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How did you get started at Parcast?

I worked for Ron Cutler over 20 years ago at his previous company called Cutler Productions. Ron remembered me from years ago, and he very kindly asked me to join when he started Parcast. I said, “I’m on my way!”

What did you do there?

At Cutler Comedy Network, I was singing and doing parodies. I was doing sound-alikes for singers and for voices. It was quite a training ground. It was great work.

What’s a sound-alike?

Let’s say there’s a parody of Madonna, and someone needs to say her lines—I would say them in my best impersonation of Madonna’s voice.

What do you like most about hosting Unsolved Murders: True Crime Stories?

I love working with Carter. He’s right on the money in his reads, and we have a great time together. I’m also learning a lot in all of the unsolved cases, and there’s always a nice touch of mystery that is really intriguing for me. I also get to read a lot, which is great.

Do you have a favorite episode?

The Boy in the Box really affected me, deeply. I won’t say it’s my favorite episode, but I will say that it emotionally affected me the most out of all the episodes we’ve done.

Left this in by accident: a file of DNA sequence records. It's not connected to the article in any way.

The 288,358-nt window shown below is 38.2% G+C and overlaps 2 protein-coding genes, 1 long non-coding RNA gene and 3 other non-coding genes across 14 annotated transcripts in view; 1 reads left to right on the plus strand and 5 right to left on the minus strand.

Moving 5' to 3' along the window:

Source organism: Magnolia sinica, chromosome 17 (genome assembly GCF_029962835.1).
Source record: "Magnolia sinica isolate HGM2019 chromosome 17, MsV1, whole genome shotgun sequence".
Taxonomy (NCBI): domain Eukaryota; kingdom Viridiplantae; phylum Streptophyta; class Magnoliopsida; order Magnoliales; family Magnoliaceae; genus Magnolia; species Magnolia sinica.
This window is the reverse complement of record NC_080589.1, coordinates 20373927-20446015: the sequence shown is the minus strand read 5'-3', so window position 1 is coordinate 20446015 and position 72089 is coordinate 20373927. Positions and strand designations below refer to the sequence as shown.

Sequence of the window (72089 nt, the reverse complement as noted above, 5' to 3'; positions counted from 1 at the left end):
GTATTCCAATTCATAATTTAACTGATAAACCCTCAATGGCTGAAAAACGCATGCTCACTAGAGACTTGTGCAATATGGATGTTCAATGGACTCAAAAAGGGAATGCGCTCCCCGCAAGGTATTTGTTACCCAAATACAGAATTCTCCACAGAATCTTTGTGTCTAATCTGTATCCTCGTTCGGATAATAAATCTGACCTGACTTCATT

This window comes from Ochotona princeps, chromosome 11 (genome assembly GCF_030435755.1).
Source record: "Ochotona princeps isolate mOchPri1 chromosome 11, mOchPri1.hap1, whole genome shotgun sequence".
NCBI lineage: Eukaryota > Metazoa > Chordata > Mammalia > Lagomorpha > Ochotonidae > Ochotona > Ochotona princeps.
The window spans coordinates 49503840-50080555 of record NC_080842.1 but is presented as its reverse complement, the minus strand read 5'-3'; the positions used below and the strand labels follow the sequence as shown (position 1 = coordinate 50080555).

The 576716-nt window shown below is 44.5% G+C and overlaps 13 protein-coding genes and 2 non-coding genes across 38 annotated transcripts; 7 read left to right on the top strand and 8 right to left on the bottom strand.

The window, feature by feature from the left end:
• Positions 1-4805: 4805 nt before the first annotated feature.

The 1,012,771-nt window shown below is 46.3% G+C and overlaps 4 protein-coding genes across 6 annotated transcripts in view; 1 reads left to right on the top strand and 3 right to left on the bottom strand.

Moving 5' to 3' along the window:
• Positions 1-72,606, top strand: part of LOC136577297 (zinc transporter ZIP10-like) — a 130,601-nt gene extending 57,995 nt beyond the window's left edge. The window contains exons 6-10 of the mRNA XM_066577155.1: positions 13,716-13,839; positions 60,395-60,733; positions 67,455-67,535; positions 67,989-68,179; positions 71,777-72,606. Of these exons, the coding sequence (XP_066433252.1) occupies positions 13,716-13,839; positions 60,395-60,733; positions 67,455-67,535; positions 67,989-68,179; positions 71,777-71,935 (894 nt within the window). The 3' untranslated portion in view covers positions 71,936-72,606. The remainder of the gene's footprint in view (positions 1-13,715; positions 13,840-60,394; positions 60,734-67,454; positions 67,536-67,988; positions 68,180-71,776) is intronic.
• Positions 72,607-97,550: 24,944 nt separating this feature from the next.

What do you do when you aren’t hosting?

I work as an improv teacher and I teach anything to do with the voice. I teach character work, and I have newscasters that I work with on projection and delivery. I also teach singing; I’m a Bel canto teacher, which is operatic training, but it also is the foundation for any kind of vocal work because it helps protect your voice.

If you could switch jobs with anyone at Parcast, whose would you pick, and why?

Maggie’s [A writer/producer at Parcast]. Or maybe Stephen Delellos’ [Another writer]. I would like to write. Or at least, I would like to try.

What is something the audience wouldn’t know about you?

I did two tours of Vietnam with Bob Hope in the USO.

How long have you known Carter?

Going on ten years, at least, maybe more. Carter is a big improv guy as well, and he and I worked together with my late husband, Gary Austin at the Gary Austin Workshops. I met Carter back East many years ago, when he was studying improvisation with Gary.

Can you tell me about Gary?

Gary Austin was the founder and creator of the Groundlings. If you go online you can see many tributes to him; he just passed away a few weeks ago. He was one of the foundational improv teachers in America. He was also a singer-songwriter, and had many of his songs placed in films. Gary was beloved by everybody who ever studied with him, and believe me, there are thousands all over the country because he taught in Seattle, Nashville, New York, Austin, and of course here in Los Angeles.